The world can be a complicated, confusing place for anyone. When watching anime, fans fall into another world where things seem more straightforward, more uncomplicated, and more sensible. However, sometimes an anime has the opposite effect — it shatters the viewer’s preconceived notions and makes them confront the unanswered questions of life head-on. This latter case demonstrates the true power of anime as a transformative art form.
All anime series have underlying messages within them. They may be that friends are all a person needs, that courage can lead to strength, or that love can save the world. When anime is at its best, it can deliver the challenging questions of morality, psychology, and reality in palatable ways that leave viewers thinking long after the show has ended.
Aside from the enigmatic alchemical imagery prevalent throughout the series, Fullmetal Alchemist: Brotherhood also subtly explores other deep themes. The series’ main message illustrates how, in order to gain anything, a person must always sacrifice something else.
The suit of armor that has become Alphonse also raises interesting implications. As Al loses his entire body and is confined to an empty suit of armor, his soul is all that remains within it. However, this question of the soul has never been easy, as neuroscientists generally believe that the physical brain is needed for a person to think.
9 Trauma Turns Into Pain In Naruto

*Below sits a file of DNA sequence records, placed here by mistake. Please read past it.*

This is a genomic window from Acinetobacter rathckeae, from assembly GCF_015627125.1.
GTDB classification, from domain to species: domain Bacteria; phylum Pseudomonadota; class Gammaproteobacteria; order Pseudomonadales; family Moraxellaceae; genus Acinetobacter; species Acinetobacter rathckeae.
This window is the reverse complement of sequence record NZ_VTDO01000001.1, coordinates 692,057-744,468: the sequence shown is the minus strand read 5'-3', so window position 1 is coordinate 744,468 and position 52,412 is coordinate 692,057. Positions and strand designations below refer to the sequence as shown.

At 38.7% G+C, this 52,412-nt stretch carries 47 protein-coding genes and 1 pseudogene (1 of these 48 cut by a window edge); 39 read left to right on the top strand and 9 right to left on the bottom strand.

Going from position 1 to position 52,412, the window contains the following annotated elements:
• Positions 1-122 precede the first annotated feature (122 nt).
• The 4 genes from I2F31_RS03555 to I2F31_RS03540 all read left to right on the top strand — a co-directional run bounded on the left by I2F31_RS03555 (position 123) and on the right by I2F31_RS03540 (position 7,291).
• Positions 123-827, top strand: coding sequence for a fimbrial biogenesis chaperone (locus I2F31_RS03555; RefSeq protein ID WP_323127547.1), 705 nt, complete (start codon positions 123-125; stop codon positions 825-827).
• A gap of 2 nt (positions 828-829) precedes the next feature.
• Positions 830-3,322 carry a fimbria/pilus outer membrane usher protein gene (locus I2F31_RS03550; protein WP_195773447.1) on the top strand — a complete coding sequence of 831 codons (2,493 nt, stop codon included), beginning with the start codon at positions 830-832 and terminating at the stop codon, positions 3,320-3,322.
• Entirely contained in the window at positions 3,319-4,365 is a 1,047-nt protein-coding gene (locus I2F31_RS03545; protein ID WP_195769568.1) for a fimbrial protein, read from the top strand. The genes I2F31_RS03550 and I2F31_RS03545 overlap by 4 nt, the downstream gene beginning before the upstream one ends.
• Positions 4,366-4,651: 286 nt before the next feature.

The popular series Naruto expresses many interesting psychological themes, both subtle and obvious. A central message of the series is that trauma can influence an individual to traverse various paths which may seem beyond the understanding of others.
Naruto constantly plays the role of the supportive, understanding individual who can see flaws in the beliefs caused by trauma because he lives with his own demon that he has conquered within him. Pain aptly demonstrates this. His trauma caused him to turn to evil devices, but Naruto ultimately convinced Pain to change after willingly listening to his story.
8 Berserk Is A Master Class In Nihilism
The pain that Guts, the main protagonist of Berserk, endures is magnified by its sheer senselessness and hopelessness. In the original 1997 anime rendition, the story underlines this sense of pointlessness by ending with no positive revelation for Guts.
Guts is offered no solace, just the realization that his world is turned upside down with no choice but to go on living. This bleak picture has been explored in the philosophical position of nihilism, which claims that life has no meaning — it just simply is. For Guts, he must provide himself with his own purpose in a world where terrible things happen for no reason.
7 Sword Art Online Finds Meaning Within The Simulation
Some viewers might question whether they are living in a simulation. This is a question that some thinkers grapple with today. Sword Art Online tackles this question head-on by showing what it may be like to be forced into such a circumstance.
However, if everything were only a simulation, that could mean that everything a person knows is fake. However, Kirito and Asuna prove there can be meaning to life in the simulated world of Sword Art Online. Ultimately, they discover that, even if the world around them is not real, the true purpose and importance in their lives are the relationships they share with other people.
6 The Promised Neverland Questions The Extent To Which Humans Can Be Manipulated
As fans watch The Promised Neverland, they immediately learn that nothing is what it seems. This uncertainty culminates in the character of the Mother, Isabella. Her ability to raise the children only to manipulate them for her own benefit exposes an ugly side to human nature.